October rolls around and here we are again with Freshers’ Week and a new academic year just around the corner. With that, naturally, comes the annual Durham Book Festival: two weeks of events with novelists, poets, short story writers and academics, debates and readings. Here at the Literature section, we’ve made it easy for you and put together this little guide of a few of the highlights you can expect from this year’s festival running from the 6th to the 17th of October.
Writers, writers, everywhere
Novelists, poets, screenwriters, non-fiction writers and short story writers including Xinran, Pat Barker, Andy Miller, Yasmin Alibhai-Brown (and many more) will be giving talks across Durham. There really is something for every taste! There’s an event where you can hear three prize-winning short story writers with Northern roots (Crista Ermiya, Carys Davies and Stuart Evers) celebrate the genre and read from their latest collections. Another event gives the floor to four young emerging women poets (some of them Durham University students) who will discuss the influence of four earlier women poets before them. Another – ‘Writing from Conflict’ has two short story writers, Michelle Green and David Constantine, discuss fictions (including their own) set in war time or its aftermath.
The Gordon Burns Prize celebrates innovation in fiction and nonfiction writing, and at the Durham Book Festival this year’s winner of the prestigious prize will be announced with readings from the nominees. Go along to Durham Town Hall on Friday 9th October to enjoy an evening of listening to exciting new writing, with texts on a variety of subjects- from ‘a dystopian journey into Putin’s Russia’ and a collection of road stories set in present day Sri Lanka to an experimental novel following the lives of three generations of women in Birmingham.
Although it’s too late to buy tickets for Philip Pullman’s talk, the celebration of the ten-year anniversary of Northern Lights is still within your reach. On Saturday 17th October at the Palace Green Library a panel of academic experts from English Studies, History and Theology will consider the popularity of fantasy texts with children and young people. There’ll also be an opportunity to ask your own questions.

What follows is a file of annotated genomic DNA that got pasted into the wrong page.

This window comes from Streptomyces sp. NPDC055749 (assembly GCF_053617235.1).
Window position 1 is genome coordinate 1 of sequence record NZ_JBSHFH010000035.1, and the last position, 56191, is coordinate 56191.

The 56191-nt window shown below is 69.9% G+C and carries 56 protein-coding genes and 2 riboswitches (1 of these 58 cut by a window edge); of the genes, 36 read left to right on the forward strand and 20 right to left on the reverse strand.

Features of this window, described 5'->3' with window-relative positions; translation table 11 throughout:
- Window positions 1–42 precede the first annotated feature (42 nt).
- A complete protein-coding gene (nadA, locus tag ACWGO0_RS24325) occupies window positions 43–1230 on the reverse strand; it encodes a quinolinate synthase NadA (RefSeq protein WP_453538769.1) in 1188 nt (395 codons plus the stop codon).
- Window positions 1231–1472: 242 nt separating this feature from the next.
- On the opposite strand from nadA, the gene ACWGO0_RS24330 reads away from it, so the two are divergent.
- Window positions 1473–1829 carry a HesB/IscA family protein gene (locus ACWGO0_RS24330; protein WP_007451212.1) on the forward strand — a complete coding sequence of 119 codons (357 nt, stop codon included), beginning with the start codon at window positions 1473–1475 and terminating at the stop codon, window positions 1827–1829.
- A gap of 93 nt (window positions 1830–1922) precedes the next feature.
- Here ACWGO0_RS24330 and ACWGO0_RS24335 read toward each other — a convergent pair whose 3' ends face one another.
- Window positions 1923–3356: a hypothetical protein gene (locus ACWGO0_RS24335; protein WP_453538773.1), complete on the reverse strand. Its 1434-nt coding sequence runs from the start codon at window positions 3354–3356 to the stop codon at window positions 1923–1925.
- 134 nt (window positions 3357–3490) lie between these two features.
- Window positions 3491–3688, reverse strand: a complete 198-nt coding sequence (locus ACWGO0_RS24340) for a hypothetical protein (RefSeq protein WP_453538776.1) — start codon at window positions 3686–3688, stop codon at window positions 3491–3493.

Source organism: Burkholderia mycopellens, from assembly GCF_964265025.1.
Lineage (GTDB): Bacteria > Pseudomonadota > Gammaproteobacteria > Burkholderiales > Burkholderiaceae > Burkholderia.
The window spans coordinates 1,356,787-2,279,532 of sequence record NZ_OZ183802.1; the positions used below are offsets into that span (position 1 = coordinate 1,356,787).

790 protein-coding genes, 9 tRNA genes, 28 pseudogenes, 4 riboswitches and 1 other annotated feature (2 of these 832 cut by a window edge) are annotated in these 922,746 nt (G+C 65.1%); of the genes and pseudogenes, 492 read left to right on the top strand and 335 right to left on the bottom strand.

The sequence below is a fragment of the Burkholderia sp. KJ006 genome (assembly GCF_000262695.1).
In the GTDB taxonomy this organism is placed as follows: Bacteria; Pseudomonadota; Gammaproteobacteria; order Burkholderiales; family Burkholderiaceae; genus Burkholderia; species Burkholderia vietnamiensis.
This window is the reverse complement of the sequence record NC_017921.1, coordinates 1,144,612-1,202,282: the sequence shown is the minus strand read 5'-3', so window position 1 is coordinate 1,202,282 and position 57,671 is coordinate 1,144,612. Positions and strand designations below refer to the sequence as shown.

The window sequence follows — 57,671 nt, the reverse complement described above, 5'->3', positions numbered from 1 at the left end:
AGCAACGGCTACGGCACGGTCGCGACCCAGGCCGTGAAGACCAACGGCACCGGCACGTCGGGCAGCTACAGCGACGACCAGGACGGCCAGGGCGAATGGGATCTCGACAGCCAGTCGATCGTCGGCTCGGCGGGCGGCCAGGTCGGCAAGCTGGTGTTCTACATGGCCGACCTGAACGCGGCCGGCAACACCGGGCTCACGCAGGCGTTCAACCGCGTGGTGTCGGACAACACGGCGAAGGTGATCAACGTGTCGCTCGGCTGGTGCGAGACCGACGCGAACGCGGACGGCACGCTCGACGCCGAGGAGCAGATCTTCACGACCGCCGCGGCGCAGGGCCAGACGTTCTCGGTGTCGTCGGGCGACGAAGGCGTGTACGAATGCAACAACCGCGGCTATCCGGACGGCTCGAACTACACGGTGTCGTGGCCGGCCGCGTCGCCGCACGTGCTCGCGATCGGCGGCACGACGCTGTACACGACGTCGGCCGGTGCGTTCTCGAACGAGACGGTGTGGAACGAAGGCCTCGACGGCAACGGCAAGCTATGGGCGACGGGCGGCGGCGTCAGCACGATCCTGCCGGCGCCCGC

Poetry and Performance
This year the Book Festival has commissioned several original pieces to make this year more unique than ever: Stevie Ronnie will be presenting ‘Arctica’, a one-man show of spoken-word, poetry and visual arts coming from his time spent in the High Arctic. At the Poetry Exchange visitors are invited to nominate a poem that has been a ‘friend’ to them, record it and share their feelings about it. Alternatively, you can go along to learn about this approach towards poetry and listen to others’ stories. Frances Leviston will also introduce her new collection, Disinformation, which raises questions about how information is received and accepted in our contemporary world, as well as the role that poetry plays in this process. And to end the festival, this year’s Festival Laureate Sinéad Morrissey, winner of the TS Eliot Prize, will premiere a poem specially written for the festival.
Celebrating the North East
As always, the Durham Book Festival celebrates the wealth of literary talent surrounding the North East. This year, this will include a number of events celebrating the local landscapes with Sean O’Brien and Laura Harrington. Sean O’Brien will be presenting a special collaborative project of poetry set to music with composer Agustin Fernandez celebrating W.H.Auden’s interest in the North Pennines. Laura Harrington, a local multi-discipline artist, will be talking with Sean at another event about the inspiration one can take from these impressive landscapes that surround Durham. At another event you can hear eminent northern poets Jo Colley, Christy Ducker and Cynthia Fuller discuss their new collections.
Find out more about the publishing world
While attending the events of the festival why not take the opportunity not only to hear writers speak, but publishers too. Ra Page, founder of Comma Press, an independent publishing company based in Manchester, will be giving a talk about the significance of indie publishers. This will surely be of note to anyone interested in a career in publishing!
Discover the world of literary adaptations
Calling all aspiring writers! If you want to know more about the world of media and specifically, how books fit into the world of films and television, then this is definitely the event for you. A locally based writer from Gateshead, Peter Straughan has written for both, penning the adaptations for Hilary Mantel’s Wolf Hall and John le Carré’s Tinker Tailor Soldier Spy, and has worked within Hollywood for nearly ten years. If you’re curious about how scriptwriting and bookwriting fit together, then come along to Durham Town Hall on Saturday 10th October to find out more.
Bill Bryson’s triumphant return
Why not go along to Bill Bryson’s event on the 17th October, and see the former chancellor of Durham return home to the place he once described as the ‘perfect little city’? To celebrate the release of his first travelling book in fifteen years, exotically titled The Road to Little Dribbling, Bryson is giving a speech on his new set of explorations around the UK. Expect humour, excitement and information, all packed into one hour in the Gala Theatre. What could be more exciting?
See the full programme here and book now to avoid disappointment – events are selling out fast!